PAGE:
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Farm organization shares the human side of tariff issue in Newberg; congresswoman lauded by association with award

SETH GORDON - Spa. On behalf of Associated Oregon Hazelnut growers, former state Sen. Larry George and owner of George Packing Company presented Bonamici with the 2018 Legislative Champion award for her recent efforts to promote international trade and diplomacy.

When China announced retaliatory tariffs against Oregon hazelnuts, which were already hindered from direct access to their biggest export market by high import taxes, local farmers and processors quickly reached out to Congresswoman Suzanne Bonamici.

In addition to quickly lending her office's support in coordinating efforts to engage the Trump administration on the issue, Bonamici also wanted to connect more directly with those who would be hurt by the escalating trade war with China.

She had that opportunity Aug. 8 at the Allison Inn and Spa, where local farmers shared their stories and, through the Associated Oregon Hazelnut Industries, honored the congresswoman with its 2018 Legislative Champion Award.

"I've had several conversations with Larry George about the issue, but it really helps to hear from farmers, to hear their stories," Bonamici said. "I think it reinforced that these are family businesses and these policies, these tariffs are going to affect real families and businesses here in Yamhill County and in Oregon."

George, president of George Packing Company in Newberg and former colleague of Bonamici's in the Oregon State Senate, opened up the event by updating the situation for the approximately 35 people in attendance.

The state's hazelnut industry, which accounts for 99 percent of production in the United States, was already saddled with a 25 percent tariff and a 10 percent value added tax (down in recent years from 14.5 percent) before China added two more rounds of tariffs in April and August.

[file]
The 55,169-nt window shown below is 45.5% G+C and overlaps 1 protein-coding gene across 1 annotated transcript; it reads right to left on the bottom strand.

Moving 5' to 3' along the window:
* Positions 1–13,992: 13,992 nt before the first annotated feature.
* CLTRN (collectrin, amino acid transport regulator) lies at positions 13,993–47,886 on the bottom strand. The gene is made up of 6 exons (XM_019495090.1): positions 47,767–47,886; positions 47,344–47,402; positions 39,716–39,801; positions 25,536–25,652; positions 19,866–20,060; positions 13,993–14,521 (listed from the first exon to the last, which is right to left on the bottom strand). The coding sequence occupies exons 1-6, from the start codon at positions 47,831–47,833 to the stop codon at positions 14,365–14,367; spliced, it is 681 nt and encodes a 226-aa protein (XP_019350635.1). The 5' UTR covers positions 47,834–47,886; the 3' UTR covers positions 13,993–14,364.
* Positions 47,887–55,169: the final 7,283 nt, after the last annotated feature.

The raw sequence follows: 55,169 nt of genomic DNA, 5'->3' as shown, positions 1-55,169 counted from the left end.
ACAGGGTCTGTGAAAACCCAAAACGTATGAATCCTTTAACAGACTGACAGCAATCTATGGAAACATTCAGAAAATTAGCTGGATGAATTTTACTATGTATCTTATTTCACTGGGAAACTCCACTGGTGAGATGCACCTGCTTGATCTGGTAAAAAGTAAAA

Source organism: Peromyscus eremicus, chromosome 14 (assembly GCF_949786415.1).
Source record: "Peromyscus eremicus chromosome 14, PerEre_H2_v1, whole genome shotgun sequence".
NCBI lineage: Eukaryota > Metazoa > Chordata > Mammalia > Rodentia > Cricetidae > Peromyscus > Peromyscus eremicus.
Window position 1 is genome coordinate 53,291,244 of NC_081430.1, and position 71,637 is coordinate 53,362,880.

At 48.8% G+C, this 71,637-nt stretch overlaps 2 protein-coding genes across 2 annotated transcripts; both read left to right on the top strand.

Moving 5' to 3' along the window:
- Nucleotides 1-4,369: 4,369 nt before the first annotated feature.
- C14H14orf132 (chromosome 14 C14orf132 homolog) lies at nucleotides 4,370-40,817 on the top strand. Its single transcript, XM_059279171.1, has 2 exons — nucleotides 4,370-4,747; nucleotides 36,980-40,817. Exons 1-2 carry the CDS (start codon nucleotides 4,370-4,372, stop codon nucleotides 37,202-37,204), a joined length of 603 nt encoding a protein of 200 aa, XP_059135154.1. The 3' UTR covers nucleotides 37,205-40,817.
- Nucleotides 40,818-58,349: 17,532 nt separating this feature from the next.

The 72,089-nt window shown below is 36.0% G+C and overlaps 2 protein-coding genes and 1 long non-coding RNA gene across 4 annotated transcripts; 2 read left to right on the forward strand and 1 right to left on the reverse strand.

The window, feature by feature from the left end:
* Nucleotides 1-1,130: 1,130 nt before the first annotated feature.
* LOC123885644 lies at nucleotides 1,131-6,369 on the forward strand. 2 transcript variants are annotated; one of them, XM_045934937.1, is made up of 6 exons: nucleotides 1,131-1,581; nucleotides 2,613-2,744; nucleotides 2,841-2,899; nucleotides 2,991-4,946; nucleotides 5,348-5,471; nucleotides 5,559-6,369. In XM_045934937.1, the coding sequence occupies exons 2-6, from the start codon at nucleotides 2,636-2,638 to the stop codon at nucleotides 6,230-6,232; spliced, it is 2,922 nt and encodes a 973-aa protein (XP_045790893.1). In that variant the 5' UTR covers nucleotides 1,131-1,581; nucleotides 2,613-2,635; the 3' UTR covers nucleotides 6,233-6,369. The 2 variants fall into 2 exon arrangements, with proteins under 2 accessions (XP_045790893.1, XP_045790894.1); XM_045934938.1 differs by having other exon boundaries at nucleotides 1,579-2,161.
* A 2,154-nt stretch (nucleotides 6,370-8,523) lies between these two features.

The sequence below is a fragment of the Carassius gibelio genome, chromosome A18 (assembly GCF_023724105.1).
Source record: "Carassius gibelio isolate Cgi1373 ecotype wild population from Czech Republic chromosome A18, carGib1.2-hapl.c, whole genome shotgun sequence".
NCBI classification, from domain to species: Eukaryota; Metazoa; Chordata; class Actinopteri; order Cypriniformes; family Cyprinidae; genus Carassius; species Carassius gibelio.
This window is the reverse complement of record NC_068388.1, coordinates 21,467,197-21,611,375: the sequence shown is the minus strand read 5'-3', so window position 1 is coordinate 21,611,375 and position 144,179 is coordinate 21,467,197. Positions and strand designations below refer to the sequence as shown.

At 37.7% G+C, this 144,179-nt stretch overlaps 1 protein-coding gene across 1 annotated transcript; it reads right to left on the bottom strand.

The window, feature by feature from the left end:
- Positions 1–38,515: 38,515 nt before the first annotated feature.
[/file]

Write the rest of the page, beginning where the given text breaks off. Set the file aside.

The industry had already been forced to "trans-ship" its unshelled nuts into China through intermediary ports like Vietnam and Hong Kong, which George refers to as "gray" channels.

George shared that in addition to raising tariffs, China also restricted those gray channels and that previously tariff-free nuts like almond and pistachios are now expected to clog that pipeline as well.

With its normal alternative, the kernel market, severely depressed by the plunge of the Turkish lira, the hazelnut industry is preparing to be pinched when it comes time to harvest and sell.

"We're able to get a few containers through right now, but it's a very, very limited volume and the price to get that product into China has almost tripled," George said. "So going into this harvest season, if we don't get a conclusion to some of these trade talks by Oct. 1, this is probably going to be a pretty painful year."

While George estimated the gray channels into China will be limited to 300 containers, if the industry can manage to make eliminating or greatly reducing the tariff a part of the eventual solution to the trade war, it will be worth the short term pain.

He also reported that Chinese officials have indicated being open to a 5 percent tariff, which would in turn allow direct shipping into China and a potential increase to 1,000 or more containers annually.

"I am incredibly optimistic that we are making progress, especially with the congresswoman helping us push the administration on that side and we've also been working with the Chinese government," he said.

Bonamici is also crafting an industry support letter to the Trump administration on behalf of Oregon's congressional delegation.

"That's a big signal to the administration," George said. "The congresswoman has really gone the extra mile and has been unbelievably helpful to the industry."

While Bonamici warned that it's a longshot that governmental efforts will produce results in time for harvest this year, Jeff Newton, who is the farm manager at Christensen Family Farms in McMinnville, still appreciated having the dialogue.

"It's important to let her know the personal impact these things have," Newton said. "It isn't just a number on a piece of paper along with a lot of other numbers. It's a bunch of people impacted by it."

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